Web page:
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Six Things You Might Not Know About Medicare

Six Things You Might Not Know About Medicare

According to a recent survey, 90% of older Americans have either signed up for Medicare or are planning to do so—and for good reason. Healthcare is the biggest expense in retirement, which is why enrolling in Medicare is a smart choice for anyone who is nearing retirement age.

The road to that Medicare plan is quite complex, however. While you’ve probably heard about Medigap, Parts A to D and Medicare Advantage plans, you also need to learn about these six things that you might not know about Medicare:

You are not automatically enrolled to Medicare.

A lot of people think that they get enrolled in a Medicare plan automatically. It may be partially true because if you have Social Security Benefits, you’ll be enrolled in Part A and B starting on the first day of the month of your 65thbirthday. But if you want full coverage and avoid extra charges that you might not be willing to pay for, you need to be proactive about your Medicare enrollment. For instance, you have the option to remove Part B in your plan if you don’t want to pay for a monthly premium.

If you don’t have Social Security, you need to enroll within the seven-month window given to you, which starts the three months before your birthday and ends three months after your birthday. There is also a general enrollment period from January 1 to March 31 of every year. If you fail to sign up during these times, you may be charged for penalties and may incur permanently higher premiums.

Outpatient care is NOT free.

More than half of the respondents in a recent survey conducted by the Nationwide Retirement Institute believed that outpatient care is free, but in reality, it’s not. In fact, you need to pay a monthly premium of $134 and the costs increase if you earn more. Part A, which covers hospitalization is free if you or your spouse paid Medicare payroll taxes for at least ten years. But you can expect additional out-of-pocket costs for hospitalizations and even more expenses for hospital stays exceeding 60 days.

You can sign up for supplemental insurance.

Since Medicare is not entirely free and you would want to avoid out-of-pocket costs, you have the option to sign up for a Medigap supplemental insurance plan. Offered by private insurance companies, Medigap fills the gaps in your traditional Medicare including co-payments and deductibles.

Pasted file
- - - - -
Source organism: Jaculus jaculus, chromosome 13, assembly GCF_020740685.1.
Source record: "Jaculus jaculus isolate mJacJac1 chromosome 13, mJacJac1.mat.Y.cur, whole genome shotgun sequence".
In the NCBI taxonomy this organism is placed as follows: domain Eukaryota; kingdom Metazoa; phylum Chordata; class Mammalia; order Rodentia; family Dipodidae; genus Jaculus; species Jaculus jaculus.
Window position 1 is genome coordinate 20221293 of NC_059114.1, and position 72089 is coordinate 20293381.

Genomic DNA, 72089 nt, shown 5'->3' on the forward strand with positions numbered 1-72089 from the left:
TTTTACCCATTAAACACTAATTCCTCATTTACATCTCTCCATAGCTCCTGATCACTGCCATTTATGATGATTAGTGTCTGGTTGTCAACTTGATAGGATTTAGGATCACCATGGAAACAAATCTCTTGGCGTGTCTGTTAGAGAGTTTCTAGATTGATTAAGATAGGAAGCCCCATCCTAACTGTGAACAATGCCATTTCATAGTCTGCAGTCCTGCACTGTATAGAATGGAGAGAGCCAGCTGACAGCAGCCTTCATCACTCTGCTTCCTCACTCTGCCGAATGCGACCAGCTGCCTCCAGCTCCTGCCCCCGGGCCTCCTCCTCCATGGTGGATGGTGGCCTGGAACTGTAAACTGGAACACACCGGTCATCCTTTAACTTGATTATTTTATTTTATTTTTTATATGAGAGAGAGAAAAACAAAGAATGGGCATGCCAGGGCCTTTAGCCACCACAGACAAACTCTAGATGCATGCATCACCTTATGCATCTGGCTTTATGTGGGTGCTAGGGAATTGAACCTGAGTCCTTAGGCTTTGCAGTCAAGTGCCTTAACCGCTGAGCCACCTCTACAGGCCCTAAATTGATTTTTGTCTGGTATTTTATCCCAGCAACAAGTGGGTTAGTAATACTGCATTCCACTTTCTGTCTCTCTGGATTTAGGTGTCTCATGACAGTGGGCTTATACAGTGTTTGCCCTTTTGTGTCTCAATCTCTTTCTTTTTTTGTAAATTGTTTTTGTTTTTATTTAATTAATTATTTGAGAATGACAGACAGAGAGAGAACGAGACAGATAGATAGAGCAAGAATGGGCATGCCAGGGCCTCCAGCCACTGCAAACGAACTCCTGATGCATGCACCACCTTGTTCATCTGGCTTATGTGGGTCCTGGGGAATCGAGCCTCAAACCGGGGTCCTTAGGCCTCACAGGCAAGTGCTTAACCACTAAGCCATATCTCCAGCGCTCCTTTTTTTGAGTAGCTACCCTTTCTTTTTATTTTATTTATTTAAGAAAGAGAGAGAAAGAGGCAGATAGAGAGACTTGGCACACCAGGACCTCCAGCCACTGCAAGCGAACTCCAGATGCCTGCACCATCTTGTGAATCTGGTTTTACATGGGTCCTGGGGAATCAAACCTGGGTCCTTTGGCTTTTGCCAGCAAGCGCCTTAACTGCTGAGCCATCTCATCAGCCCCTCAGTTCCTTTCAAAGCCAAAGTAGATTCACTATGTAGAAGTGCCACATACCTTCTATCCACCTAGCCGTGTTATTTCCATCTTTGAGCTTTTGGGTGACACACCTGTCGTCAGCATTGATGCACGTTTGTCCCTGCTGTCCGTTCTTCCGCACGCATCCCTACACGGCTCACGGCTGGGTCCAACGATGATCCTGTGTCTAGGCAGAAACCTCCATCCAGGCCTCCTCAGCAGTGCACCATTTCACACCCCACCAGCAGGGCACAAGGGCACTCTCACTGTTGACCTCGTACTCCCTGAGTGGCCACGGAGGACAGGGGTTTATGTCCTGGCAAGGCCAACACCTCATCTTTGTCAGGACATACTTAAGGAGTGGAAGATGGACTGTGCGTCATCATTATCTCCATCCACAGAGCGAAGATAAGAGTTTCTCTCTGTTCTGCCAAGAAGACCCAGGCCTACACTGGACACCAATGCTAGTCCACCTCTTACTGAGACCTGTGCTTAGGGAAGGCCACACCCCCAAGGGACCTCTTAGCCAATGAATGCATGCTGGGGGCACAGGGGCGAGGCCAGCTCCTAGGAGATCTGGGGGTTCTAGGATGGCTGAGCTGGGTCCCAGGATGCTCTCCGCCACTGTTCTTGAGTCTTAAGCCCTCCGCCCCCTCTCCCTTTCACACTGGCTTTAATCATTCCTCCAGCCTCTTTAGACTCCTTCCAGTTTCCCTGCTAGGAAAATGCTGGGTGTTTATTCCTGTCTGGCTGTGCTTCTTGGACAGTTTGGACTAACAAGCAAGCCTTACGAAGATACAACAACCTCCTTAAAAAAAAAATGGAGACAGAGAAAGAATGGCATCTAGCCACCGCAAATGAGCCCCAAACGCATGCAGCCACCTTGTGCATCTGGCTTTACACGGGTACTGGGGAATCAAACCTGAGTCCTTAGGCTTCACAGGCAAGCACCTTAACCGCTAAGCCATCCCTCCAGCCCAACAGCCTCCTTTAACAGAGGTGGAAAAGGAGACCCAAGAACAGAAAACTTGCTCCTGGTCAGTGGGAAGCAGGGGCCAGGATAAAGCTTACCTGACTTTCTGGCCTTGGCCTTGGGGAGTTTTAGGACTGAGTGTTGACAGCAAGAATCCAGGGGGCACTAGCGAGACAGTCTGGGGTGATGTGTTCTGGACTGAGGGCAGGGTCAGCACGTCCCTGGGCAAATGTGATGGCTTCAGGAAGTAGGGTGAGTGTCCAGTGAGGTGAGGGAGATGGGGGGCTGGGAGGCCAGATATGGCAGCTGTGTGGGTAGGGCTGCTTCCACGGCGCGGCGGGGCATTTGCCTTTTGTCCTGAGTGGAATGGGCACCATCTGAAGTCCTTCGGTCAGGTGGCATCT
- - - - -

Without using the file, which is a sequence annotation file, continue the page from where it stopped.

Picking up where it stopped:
Choose the right Prescription Drug Plan for you.

Each Medicare prescription drug plan covers a list of drugs. They are usually grouped in tiers and differ in cost depending on which tier they belong. To make sure that you choose the right prescription drug plan for your needs, try to look at the list of drugs for each plan first to see if your medicines are covered and how much they will cost. You also need to remember that you have to choose a prescription drug plan during your initial enrollment or you will be charged a late enrollment premium.

You need to learn about the doughnut hole.

You probably heard about the “doughnut hole” from one of your retiree friends but don’t understand it fully. A doughnut hole is the gap in your Part D plan where you’ll need to face higher out-of-pocket costs for your prescription drugs. The coverage gap begins when the total amount you and your plan have paid for drugs reaches $3,750. In the doughnut hole, you will enjoy 56% federal subsidy for generic drugs and 65% discount on brand-name drugs.

You can enjoy free preventive services.

Being a Medicare beneficiary means you can enjoy a list of preventive services for free. For instance, you get a free annual wellness visit to update your personalized prevention plan. You also get annual mammograms, flu shots and screenings for prostate, cervical and colorectal cancers. In addition, you can enjoy free cardiovascular screenings every five years.

Indeed, Medicare is one of the most complex decisions that you’ll ever make as part of your retirement plans. But if you do your homework and ask advice from the experts, you will definitely be able to enjoy the benefits of your Medicare plan during your retirement years.


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